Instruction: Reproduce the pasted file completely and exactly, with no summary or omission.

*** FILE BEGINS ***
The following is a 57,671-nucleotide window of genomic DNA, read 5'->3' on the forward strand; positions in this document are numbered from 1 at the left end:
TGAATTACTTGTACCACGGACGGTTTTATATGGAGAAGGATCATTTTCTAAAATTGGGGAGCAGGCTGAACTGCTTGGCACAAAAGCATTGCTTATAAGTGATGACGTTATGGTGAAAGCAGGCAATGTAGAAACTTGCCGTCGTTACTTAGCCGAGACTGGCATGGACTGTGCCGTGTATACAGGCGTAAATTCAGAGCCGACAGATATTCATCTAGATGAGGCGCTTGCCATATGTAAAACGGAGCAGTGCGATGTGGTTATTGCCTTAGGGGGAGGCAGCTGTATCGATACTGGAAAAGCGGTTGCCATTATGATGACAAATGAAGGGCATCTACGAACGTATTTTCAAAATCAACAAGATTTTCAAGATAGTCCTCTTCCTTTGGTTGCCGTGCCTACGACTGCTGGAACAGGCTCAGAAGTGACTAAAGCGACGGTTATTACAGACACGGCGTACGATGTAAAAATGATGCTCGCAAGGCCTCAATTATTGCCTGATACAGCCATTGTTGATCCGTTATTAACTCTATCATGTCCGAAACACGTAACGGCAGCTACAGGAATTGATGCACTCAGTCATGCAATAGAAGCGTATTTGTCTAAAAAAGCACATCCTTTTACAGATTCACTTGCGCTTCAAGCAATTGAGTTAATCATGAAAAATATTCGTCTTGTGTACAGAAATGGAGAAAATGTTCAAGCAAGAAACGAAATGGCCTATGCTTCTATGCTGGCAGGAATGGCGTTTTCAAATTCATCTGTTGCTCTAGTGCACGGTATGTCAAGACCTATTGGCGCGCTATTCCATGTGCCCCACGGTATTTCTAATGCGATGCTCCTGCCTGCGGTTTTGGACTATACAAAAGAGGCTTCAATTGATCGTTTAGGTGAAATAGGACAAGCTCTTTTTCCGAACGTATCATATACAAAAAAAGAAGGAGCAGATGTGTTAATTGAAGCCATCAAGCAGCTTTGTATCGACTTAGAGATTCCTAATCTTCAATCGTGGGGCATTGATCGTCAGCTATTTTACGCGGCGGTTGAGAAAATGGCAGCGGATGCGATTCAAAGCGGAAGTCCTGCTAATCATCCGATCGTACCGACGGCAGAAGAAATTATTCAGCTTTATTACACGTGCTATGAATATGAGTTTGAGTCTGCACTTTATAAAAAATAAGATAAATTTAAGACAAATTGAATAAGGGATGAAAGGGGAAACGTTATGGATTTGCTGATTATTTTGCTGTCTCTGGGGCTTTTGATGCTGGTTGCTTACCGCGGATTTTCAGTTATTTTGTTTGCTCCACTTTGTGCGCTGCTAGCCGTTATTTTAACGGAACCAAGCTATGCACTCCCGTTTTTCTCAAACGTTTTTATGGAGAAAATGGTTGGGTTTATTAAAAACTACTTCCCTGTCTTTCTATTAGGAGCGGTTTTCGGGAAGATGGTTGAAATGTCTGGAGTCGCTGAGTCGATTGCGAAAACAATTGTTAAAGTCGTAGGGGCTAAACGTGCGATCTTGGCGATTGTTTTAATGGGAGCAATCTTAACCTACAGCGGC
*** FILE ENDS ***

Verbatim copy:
The following is a 57,671-nucleotide window of genomic DNA, read 5'->3' on the forward strand; positions in this document are numbered from 1 at the left end:
TGAATTACTTGTACCACGGACGGTTTTATATGGAGAAGGATCATTTTCTAAAATTGGGGAGCAGGCTGAACTGCTTGGCACAAAAGCATTGCTTATAAGTGATGACGTTATGGTGAAAGCAGGCAATGTAGAAACTTGCCGTCGTTACTTAGCCGAGACTGGCATGGACTGTGCCGTGTATACAGGCGTAAATTCAGAGCCGACAGATATTCATCTAGATGAGGCGCTTGCCATATGTAAAACGGAGCAGTGCGATGTGGTTATTGCCTTAGGGGGAGGCAGCTGTATCGATACTGGAAAAGCGGTTGCCATTATGATGACAAATGAAGGGCATCTACGAACGTATTTTCAAAATCAACAAGATTTTCAAGATAGTCCTCTTCCTTTGGTTGCCGTGCCTACGACTGCTGGAACAGGCTCAGAAGTGACTAAAGCGACGGTTATTACAGACACGGCGTACGATGTAAAAATGATGCTCGCAAGGCCTCAATTATTGCCTGATACAGCCATTGTTGATCCGTTATTAACTCTATCATGTCCGAAACACGTAACGGCAGCTACAGGAATTGATGCACTCAGTCATGCAATAGAAGCGTATTTGTCTAAAAAAGCACATCCTTTTACAGATTCACTTGCGCTTCAAGCAATTGAGTTAATCATGAAAAATATTCGTCTTGTGTACAGAAATGGAGAAAATGTTCAAGCAAGAAACGAAATGGCCTATGCTTCTATGCTGGCAGGAATGGCGTTTTCAAATTCATCTGTTGCTCTAGTGCACGGTATGTCAAGACCTATTGGCGCGCTATTCCATGTGCCCCACGGTATTTCTAATGCGATGCTCCTGCCTGCGGTTTTGGACTATACAAAAGAGGCTTCAATTGATCGTTTAGGTGAAATAGGACAAGCTCTTTTTCCGAACGTATCATATACAAAAAAAGAAGGAGCAGATGTGTTAATTGAAGCCATCAAGCAGCTTTGTATCGACTTAGAGATTCCTAATCTTCAATCGTGGGGCATTGATCGTCAGCTATTTTACGCGGCGGTTGAGAAAATGGCAGCGGATGCGATTCAAAGCGGAAGTCCTGCTAATCATCCGATCGTACCGACGGCAGAAGAAATTATTCAGCTTTATTACACGTGCTATGAATATGAGTTTGAGTCTGCACTTTATAAAAAATAAGATAAATTTAAGACAAATTGAATAAGGGATGAAAGGGGAAACGTTATGGATTTGCTGATTATTTTGCTGTCTCTGGGGCTTTTGATGCTGGTTGCTTACCGCGGATTTTCAGTTATTTTGTTTGCTCCACTTTGTGCGCTGCTAGCCGTTATTTTAACGGAACCAAGCTATGCACTCCCGTTTTTCTCAAACGTTTTTATGGAGAAAATGGTTGGGTTTATTAAAAACTACTTCCCTGTCTTTCTATTAGGAGCGGTTTTCGGGAAGATGGTTGAAATGTCTGGAGTCGCTGAGTCGATTGCGAAAACAATTGTTAAAGTCGTAGGGGCTAAACGTGCGATCTTGGCGATTGTTTTAATGGGAGCAATCTTAACCTACAGCGGC